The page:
Dedication to craft pays off for young Spokane chef
In the dream, Elijah Dalager is walking across Washington.
As he walks, he examines the foods in his home state – reaching out to touch ingredients, bringing them to his nose to smell them.
“It seemed so real, just kind of flowing across the state,” he says.
The Spokane chef is quick to acknowledge that sharing the story may make some people think he’s finally lost it, but he doesn’t care.
The dream has become a cornerstone of inspiration for the menu in a serious competition – the 2011 Chef of the Year contest at the Western Regional Conference of the American Culinary Federation in April.
Dalager will represent Washington at the competition in Scottsdale, Ariz., where he’ll try to out-cook four other American Culinary Federation chefs from states in the West.
He earned the chance to compete after winning a mystery box competition at the ACF’s state conference this summer. The chefs had to whip together four courses in four hours from a box of ingredients that included snapper, artichoke hearts, pork butt and mussels. They also used other ingredients from a pantry.
“I just have a real heart to compete,” Dalager says. “If I had to pick one thing out of my job competing would be it. It gives me a chance to really come out of my shell and just be a whole new person.”
While Dalager loves the spirit of competition among fellow chefs, it was never a given that he was on the path to a toque and white jacket. He’s was a self-described “problem child” in high school.
“I was not cut out for formal education,” he admits.
He landed at the Spokane Skills Center and found himself under the wing of chef and culinary instructor Bill Allen. Dalager trained and competed in a high school culinary competition and didn’t come close to winning.
“But it changed my life right then and there,” he says. “I liked the pace, the adrenaline.”
Dalager went on to study at the Inland Northwest Culinary Academy at Spokane Community Colleges and worked after school at the Spokane Club, with then executive chef Raymond Delfino.
Still, his path wasn’t exactly a straight trajectory to the top of the class. He dropped out of school early on when he started to wonder whether it was the right thing to do.
And then, just before graduation, he broke his foot and was forced to drop classes because he couldn’t be in the kitchen. Both times, mentor Delfino helped push him back into the action.
“He was a hard one, he was a hard kid, but I think he just found that this is a craft that he can excel in and that he truly enjoys and loves,” Delfino says.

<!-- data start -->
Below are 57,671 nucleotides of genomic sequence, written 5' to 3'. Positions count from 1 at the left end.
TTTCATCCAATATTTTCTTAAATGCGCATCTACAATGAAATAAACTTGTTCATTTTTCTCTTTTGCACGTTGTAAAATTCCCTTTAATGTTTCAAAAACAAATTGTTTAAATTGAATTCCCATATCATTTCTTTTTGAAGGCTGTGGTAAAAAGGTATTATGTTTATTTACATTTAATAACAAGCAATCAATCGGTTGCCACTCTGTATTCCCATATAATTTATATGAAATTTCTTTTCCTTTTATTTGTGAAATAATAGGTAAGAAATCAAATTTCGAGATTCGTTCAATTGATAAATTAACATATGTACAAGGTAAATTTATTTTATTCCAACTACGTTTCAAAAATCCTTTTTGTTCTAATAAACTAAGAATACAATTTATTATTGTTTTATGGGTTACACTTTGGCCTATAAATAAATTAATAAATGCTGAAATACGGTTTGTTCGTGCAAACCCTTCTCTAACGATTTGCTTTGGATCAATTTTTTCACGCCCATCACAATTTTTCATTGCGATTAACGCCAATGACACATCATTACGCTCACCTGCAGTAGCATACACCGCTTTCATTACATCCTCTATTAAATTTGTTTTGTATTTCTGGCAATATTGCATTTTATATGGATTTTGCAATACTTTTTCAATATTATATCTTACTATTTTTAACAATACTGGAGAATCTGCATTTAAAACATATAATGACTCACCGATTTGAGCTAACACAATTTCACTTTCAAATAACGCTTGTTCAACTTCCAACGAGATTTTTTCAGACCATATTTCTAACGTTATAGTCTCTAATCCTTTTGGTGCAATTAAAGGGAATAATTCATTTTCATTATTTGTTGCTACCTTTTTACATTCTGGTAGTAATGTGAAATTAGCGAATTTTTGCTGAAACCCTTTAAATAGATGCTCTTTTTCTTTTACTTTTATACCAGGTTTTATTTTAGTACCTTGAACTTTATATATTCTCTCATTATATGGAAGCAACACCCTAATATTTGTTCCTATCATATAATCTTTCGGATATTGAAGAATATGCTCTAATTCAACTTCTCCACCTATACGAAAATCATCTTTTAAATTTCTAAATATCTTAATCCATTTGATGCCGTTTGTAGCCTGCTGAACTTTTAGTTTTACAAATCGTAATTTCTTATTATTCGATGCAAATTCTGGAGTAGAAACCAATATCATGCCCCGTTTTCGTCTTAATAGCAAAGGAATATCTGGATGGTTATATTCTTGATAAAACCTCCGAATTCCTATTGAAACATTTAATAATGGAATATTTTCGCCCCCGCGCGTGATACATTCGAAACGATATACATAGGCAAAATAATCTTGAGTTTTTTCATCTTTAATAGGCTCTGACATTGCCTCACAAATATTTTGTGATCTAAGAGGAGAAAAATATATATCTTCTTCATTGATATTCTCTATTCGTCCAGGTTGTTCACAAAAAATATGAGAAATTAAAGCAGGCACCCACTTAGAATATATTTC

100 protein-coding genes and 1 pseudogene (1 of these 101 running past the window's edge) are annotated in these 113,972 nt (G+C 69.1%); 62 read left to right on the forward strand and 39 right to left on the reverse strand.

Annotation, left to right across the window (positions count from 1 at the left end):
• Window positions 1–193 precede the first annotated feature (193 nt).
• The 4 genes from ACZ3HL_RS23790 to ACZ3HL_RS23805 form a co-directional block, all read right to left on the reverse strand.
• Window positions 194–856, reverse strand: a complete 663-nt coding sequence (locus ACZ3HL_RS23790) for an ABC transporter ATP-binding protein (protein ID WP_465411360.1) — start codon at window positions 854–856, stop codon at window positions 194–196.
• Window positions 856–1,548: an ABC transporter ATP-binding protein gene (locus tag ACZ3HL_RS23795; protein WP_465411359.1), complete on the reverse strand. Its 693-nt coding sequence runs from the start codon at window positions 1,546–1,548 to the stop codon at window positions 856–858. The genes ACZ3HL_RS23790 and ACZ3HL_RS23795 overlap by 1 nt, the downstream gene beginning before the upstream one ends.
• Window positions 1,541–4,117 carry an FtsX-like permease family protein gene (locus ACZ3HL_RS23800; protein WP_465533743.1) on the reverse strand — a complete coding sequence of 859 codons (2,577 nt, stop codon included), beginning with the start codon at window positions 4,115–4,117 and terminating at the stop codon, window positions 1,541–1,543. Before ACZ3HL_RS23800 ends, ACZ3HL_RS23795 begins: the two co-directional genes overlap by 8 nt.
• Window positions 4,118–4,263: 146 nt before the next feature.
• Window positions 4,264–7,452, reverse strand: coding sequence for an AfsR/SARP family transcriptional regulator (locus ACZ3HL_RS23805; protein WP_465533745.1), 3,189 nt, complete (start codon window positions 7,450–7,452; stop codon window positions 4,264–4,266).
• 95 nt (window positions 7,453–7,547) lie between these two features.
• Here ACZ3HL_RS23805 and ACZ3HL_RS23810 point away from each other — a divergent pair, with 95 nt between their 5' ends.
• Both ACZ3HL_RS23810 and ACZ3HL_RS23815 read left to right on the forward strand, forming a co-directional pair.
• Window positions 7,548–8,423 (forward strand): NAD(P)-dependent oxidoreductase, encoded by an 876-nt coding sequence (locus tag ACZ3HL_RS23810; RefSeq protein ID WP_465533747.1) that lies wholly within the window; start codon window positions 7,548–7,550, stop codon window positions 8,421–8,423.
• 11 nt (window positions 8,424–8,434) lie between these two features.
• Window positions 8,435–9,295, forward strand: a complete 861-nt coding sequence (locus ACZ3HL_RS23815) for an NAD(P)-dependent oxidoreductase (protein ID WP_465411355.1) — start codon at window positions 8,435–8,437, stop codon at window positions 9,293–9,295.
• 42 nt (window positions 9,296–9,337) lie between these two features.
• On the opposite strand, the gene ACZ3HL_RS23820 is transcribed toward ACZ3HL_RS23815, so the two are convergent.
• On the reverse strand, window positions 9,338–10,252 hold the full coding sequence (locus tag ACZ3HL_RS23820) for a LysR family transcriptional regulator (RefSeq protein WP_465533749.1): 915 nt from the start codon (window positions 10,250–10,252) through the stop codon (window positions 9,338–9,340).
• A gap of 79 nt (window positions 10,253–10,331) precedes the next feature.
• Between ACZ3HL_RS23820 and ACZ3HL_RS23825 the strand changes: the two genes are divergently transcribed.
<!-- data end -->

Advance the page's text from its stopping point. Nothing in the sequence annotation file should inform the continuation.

Chef and culinary instructor Douglas Fisher says Dalager’s persistence was admirable. Fisher also coached Dalager on the junior ACF hot foods team at the college.
“I think what I appreciate about Elijah is that when he came into the program he had a lot of rough edges on him and he needed a lot of polishing and a lot of work, but he continued to think about his life and becoming more professional,” Fisher says.
“I guess, in a word, he’s tenacious. He’s a very hard worker and he doesn’t give up.”
Dalager graduated in 2007, in the meantime working his way up from dishwasher at the Spokane Club to banquet chef. After five years at the restaurant, he was longing for a challenge.
He found it at Restaurant Charlie at the Palazza Resort in Las Vegas. He worked there for almost a year. The 12- to 14-hour days helped him hone his craft, but also wore him down.
When the economy forced Restaurant Charlie to close, Dalager headed home. He landed as a chef at a fraternity house in Pullman, but for the past nine months he’s been the sous chef – under executive chef Delfino once again – at Harbor Crest Retirement Community.
It’s quite a change, he admits, but it’s also a relief to have more time to spend with family. He’s become adept at answering the question everyone is asking: “Why a retirement community?”
He and Delfino strive to serve fresh, local foods and they feel strongly that everyone deserves to be served fine foods.
“These are our elders and in any other culture you give respect to them because they’ve lived,” Dalager says. “They still have a ton to teach us. These are the people we should give the most respect to and, honestly, all I’ve got is food,”
In his free time, Dalager is dreaming about the menu for his upcoming regional competition.
He’s sketched out three courses, inspired by that dream, and he’ll be practicing the dishes and serving them to family and friends to perfect it. (Yes, he gets to plan for this competition.)
He’s recruited Jake Fast, also from the Harbor Crest retirement home kitchen, to help him at the contest. He’ll be combining what he calls an interpretation of modern Japanese kaiseki cuisine, classic French techniques and modern nouveau cuisine.
Kaiseki, Dalager says, is a “Japanese way of cooking where your food has a lot of ownership and it tells a story when you present it.”
The whole menu brings that dream he had to life.
The first course, “Walking on Coastline Waters,” will bring together clams, mussels, oysters and sea snails with citrus and fermented tea.
Duck, lentils, cattail and red oak are the building blocks for the second course, “Flying Above Fields of Gold.”
The final course, “Running through the Forest,” will feature venison, huckleberries, mushrooms and wild turnips.
“The way I like to write my menus is to leave room for the unknown. I think the unknown is beautiful thing,” Dalager says.
If he wins the regional competition, Dalager will move on to a national ACF competition.